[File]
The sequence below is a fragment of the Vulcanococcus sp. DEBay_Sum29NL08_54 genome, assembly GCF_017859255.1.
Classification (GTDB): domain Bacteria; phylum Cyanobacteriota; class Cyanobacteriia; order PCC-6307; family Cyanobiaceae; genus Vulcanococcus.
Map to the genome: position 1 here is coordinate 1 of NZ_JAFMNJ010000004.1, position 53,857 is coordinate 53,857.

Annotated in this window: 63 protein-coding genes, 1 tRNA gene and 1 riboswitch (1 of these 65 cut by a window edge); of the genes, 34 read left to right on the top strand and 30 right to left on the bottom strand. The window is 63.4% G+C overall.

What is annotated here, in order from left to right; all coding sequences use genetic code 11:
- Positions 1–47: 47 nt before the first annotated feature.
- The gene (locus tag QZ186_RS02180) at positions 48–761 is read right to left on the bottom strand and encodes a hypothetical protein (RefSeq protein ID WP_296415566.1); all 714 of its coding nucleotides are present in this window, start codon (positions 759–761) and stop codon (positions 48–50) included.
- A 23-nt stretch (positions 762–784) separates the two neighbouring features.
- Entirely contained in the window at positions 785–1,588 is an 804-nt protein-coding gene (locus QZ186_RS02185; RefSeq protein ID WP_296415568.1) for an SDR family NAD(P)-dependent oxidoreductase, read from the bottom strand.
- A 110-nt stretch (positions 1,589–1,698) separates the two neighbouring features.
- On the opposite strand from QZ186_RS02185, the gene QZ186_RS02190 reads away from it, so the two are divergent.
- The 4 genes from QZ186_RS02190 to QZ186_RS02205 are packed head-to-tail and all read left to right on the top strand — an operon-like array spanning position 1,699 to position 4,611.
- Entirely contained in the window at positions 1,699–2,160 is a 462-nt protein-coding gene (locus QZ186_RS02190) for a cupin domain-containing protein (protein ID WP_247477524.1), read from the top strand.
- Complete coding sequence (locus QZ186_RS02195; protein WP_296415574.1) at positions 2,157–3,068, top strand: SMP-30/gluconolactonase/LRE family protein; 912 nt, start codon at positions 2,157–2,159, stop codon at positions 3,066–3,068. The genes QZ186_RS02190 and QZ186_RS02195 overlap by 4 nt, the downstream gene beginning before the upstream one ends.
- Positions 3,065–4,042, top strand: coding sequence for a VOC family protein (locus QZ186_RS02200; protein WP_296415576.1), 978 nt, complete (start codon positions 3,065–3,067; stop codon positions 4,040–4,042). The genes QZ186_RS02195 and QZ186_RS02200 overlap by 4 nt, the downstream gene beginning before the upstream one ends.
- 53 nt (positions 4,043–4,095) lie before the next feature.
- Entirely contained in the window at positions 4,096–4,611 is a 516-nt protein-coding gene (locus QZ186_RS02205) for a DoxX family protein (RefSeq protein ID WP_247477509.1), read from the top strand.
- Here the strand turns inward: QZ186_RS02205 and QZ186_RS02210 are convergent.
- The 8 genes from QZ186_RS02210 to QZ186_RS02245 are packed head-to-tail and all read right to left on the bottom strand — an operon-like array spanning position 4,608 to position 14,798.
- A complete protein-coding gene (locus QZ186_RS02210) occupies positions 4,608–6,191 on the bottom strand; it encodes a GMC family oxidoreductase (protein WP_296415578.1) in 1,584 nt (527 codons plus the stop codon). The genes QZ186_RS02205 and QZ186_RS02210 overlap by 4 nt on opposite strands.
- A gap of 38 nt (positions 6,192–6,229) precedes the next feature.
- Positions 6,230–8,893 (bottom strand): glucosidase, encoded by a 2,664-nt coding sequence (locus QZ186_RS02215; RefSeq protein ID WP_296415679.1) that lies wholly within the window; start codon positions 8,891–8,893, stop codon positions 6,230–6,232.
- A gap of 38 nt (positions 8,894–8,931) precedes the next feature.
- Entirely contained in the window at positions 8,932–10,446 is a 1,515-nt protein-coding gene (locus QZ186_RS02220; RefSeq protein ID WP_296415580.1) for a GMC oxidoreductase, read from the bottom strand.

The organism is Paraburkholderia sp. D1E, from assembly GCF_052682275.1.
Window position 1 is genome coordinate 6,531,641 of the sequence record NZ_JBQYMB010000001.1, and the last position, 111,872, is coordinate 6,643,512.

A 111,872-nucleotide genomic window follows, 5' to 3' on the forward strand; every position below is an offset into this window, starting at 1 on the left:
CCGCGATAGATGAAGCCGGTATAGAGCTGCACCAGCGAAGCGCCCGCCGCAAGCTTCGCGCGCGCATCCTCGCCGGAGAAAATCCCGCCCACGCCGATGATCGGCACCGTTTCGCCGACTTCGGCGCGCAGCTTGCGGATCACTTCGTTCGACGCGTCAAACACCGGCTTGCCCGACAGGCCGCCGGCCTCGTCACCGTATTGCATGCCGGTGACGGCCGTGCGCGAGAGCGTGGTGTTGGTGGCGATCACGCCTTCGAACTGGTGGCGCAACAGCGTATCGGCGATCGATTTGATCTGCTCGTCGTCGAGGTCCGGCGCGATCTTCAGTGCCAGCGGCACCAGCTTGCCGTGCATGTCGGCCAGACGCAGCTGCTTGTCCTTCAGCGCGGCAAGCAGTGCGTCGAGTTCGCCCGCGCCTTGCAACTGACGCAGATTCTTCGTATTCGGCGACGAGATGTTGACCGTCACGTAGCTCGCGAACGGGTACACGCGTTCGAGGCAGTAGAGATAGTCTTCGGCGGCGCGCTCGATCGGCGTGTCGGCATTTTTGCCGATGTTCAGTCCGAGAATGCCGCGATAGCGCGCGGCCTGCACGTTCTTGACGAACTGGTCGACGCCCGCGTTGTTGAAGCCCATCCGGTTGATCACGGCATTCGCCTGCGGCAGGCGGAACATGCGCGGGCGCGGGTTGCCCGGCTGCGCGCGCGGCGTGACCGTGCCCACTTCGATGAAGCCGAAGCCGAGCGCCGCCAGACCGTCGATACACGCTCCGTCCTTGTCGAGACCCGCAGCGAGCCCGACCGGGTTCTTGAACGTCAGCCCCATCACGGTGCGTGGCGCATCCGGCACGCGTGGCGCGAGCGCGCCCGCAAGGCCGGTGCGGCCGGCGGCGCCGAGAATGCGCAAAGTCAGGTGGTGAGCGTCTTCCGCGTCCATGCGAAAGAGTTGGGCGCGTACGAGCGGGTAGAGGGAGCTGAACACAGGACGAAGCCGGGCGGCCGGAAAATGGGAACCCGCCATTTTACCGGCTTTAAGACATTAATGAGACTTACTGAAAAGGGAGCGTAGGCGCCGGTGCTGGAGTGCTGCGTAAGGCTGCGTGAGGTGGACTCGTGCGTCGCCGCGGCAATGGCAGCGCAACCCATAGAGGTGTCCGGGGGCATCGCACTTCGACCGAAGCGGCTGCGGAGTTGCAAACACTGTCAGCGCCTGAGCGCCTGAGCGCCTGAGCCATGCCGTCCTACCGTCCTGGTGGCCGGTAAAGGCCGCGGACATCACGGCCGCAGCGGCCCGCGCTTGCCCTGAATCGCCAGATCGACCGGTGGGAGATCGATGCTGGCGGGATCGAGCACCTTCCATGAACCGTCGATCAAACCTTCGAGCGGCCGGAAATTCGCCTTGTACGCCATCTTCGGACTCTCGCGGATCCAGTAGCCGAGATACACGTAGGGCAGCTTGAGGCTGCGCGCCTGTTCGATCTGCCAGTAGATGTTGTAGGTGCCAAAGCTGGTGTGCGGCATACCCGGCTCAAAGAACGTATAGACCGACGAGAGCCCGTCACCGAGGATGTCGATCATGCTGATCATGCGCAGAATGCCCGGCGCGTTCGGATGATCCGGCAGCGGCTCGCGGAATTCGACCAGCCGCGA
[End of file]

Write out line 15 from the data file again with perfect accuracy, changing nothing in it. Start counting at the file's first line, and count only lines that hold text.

- Positions 3,065–4,042, top strand: coding sequence for a VOC family protein (locus QZ186_RS02200; protein WP_296415576.1), 978 nt, complete (start codon positions 3,065–3,067; stop codon positions 4,040–4,042). The genes QZ186_RS02195 and QZ186_RS02200 overlap by 4 nt, the downstream gene beginning before the upstream one ends.